If you’ve been diagnosed with diabetes, your doctor has probably recommended weight loss as a means of lessening symptoms and reducing the risk of complications. And we all know that, in addition to diet, exercise is a great way to shed pounds, add lean muscle mass and improve virtually every area of health and wellness. However, as a diabetic, it’s important to fully understand your illness, as well as how exercise will affect your symptoms. Keep reading for everything you need to know about getting in shape with diabetes, including information on which exercises you should avoid, and which ones you can use to reduce symptoms and enhance health, appearance and quality of life.
Before beginning an exercise regimen, it’s important to understand your unique needs as far as your illness is concerned. Diabetes affects patients in vastly different ways, so an awareness of any specific symptoms or complications you may be experiencing is essential. For example, complications like nerve pain, numbness and vision loss should be taken into consideration before starting a workout routine.
Next, close monitoring of your condition is also crucial in protecting health and preventing injury. Keep a close watch on your blood glucose, and pay attention to how exercise affects your sugar levels. For added convenience, compact monitors like the Glucose Sensor from Dexcom are small, yet powerful, and are easily transported to the gym, on walks or wherever your fitness plans may take you.
Lastly, since many diabetics experience nerve damage in the feet, wearing the proper footwear is extremely important. Cotton socks are a must, as are shoes that are not only well-fitting, but designed for the specific activity on your agenda.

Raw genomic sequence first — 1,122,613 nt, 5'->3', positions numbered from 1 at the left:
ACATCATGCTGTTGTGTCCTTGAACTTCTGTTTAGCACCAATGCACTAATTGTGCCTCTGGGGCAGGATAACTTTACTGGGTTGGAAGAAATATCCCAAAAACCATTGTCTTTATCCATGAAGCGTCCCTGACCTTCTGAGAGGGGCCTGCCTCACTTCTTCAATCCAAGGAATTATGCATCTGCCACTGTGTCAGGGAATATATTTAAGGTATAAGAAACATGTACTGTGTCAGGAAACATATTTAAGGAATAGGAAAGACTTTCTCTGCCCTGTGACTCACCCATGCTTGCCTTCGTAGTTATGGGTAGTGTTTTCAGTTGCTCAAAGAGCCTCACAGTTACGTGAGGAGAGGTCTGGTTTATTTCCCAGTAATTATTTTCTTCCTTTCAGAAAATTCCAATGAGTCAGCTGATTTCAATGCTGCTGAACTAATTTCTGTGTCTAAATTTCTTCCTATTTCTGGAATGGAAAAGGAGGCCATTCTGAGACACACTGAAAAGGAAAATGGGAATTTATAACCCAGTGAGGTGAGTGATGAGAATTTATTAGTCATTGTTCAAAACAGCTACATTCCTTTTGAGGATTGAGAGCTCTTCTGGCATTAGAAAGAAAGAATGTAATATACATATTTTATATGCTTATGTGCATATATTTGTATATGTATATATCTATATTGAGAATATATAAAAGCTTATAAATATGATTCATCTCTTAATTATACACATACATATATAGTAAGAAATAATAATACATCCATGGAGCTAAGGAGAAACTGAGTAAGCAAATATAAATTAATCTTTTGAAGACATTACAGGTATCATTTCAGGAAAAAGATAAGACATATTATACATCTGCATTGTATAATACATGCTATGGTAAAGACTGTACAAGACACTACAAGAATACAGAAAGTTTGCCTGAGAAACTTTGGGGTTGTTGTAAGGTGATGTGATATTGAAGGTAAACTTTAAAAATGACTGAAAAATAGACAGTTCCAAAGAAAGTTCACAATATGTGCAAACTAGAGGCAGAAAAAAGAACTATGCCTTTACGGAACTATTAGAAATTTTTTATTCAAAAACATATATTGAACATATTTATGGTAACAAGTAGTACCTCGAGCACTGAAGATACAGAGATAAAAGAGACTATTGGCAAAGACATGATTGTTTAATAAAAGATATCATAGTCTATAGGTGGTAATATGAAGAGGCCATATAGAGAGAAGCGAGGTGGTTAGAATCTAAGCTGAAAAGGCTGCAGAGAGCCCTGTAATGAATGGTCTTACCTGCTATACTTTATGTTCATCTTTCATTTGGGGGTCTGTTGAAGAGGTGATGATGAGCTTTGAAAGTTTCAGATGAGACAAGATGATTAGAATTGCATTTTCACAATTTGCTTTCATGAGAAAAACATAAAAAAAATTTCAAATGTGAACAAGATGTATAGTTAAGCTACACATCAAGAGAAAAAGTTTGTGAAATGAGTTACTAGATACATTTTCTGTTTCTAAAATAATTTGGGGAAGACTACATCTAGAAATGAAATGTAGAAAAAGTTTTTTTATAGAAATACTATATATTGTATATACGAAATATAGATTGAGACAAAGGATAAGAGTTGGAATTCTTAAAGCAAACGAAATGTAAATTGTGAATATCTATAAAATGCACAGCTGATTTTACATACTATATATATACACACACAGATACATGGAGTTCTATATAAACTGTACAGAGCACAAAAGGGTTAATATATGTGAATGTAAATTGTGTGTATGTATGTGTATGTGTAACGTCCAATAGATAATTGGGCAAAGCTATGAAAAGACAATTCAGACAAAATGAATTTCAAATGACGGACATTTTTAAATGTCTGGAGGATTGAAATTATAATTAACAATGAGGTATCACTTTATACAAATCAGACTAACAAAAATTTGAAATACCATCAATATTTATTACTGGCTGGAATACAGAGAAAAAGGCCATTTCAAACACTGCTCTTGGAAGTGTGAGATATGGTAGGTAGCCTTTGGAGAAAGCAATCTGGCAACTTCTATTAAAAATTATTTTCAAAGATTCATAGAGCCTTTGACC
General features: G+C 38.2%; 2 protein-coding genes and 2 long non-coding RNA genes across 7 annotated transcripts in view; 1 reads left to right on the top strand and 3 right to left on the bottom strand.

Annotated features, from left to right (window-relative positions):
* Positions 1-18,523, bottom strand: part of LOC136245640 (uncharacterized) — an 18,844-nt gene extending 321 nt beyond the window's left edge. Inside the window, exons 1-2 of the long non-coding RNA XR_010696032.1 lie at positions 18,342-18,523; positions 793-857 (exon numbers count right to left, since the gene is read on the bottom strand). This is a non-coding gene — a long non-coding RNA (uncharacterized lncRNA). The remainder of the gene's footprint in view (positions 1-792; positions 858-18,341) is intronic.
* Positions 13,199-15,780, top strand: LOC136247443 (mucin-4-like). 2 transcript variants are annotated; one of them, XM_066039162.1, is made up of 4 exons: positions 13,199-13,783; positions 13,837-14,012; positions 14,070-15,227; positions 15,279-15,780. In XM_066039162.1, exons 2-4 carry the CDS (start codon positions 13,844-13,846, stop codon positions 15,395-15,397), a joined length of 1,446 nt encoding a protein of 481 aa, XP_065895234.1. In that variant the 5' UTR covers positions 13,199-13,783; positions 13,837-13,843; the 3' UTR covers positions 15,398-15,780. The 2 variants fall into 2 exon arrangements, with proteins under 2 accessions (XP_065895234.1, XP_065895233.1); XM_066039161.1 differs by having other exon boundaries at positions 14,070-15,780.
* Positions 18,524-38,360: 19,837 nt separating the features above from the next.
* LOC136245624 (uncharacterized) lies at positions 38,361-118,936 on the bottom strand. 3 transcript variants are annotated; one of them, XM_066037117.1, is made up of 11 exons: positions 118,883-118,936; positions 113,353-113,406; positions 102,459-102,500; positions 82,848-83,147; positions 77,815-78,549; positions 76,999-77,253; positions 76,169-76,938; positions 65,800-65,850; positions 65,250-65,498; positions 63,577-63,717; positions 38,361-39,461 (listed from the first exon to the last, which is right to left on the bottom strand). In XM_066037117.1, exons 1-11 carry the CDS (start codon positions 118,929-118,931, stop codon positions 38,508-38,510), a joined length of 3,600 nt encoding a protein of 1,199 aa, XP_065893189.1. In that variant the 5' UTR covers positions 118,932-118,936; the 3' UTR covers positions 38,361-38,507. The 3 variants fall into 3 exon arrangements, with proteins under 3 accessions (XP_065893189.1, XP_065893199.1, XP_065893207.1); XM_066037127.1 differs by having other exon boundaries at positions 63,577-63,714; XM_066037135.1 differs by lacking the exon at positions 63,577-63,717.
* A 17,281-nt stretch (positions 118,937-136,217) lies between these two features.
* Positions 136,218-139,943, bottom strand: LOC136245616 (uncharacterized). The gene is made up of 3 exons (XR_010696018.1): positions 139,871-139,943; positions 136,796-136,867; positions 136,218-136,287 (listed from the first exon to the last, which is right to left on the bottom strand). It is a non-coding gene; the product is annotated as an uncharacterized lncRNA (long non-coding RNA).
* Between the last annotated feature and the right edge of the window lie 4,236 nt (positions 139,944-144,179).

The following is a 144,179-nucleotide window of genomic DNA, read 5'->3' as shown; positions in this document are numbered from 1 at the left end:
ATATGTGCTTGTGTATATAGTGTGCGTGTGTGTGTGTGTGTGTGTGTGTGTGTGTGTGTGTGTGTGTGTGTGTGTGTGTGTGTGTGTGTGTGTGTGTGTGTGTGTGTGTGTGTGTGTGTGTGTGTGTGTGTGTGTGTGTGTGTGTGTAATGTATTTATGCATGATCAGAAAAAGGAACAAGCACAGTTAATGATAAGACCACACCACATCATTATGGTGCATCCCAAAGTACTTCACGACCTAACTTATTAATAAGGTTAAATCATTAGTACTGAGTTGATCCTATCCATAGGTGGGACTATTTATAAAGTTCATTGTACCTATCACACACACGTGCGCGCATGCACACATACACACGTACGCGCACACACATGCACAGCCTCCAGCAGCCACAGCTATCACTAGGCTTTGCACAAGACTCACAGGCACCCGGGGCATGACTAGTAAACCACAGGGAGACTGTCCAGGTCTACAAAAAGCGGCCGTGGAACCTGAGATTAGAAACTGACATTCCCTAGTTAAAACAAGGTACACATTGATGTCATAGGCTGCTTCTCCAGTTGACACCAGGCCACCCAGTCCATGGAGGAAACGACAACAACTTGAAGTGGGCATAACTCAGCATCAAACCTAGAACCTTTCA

Exercises to Avoid
If you are in the early stages of your illness, you should be able to carry out most any exercise, safely and effectively. However, if you’re experiencing complications or can’t seem to get symptoms under control, you may want to avoid workouts like the following:
- Heavy lifting. While strength training can be an effective way to burn calories and build muscle mass, too much heavy lifting should be avoided.
- High-impact exercise. Since high-impact workouts like running, tennis and plyometrics may be hard on the feet, legs and joints, they may not be the best fit for individuals with diabetes.
Exercises to Enjoy
As long as your doctor gives you the green light, feel free to enjoy workouts like the following:
- Light strength-training. As far as weight goes, you should feel resistance but shouldn’t have to strain.
- Walking. Walking is a great exercise, and is suited to most any fitness level. For added benefit, try picking up the pace every few minutes, then returning to your normal speed.
- Yoga. Yoga is not only a great way to lose weight and build strength: it may also help keep the symptoms of diabetes in check! Be sure to start out with classes for beginners, and make sure your instructor is aware of your condition and any other health problems you may be facing.
- Swimming. Swimming is low-impact cardiovascular exercise, which means it burns calories without causing undue stress to the body. What’s more, swimming is a great workout for building strength and endurance, as well as tacking on lean muscle mass.
- Dancing and aerobics. These workouts are fun, effective and keep your fitness routine fresh and inviting. Check your local gym for classes, or just get moving in the privacy of your own home!
Now that you have all the information you need on diabetes and exercise, you’re free to get started on your workout routine. For added benefits, be sure to pair your exercise regimen with a balanced, diabetic-friendly diet, which will amp up energy, promote weight loss and keep your body in top working condition.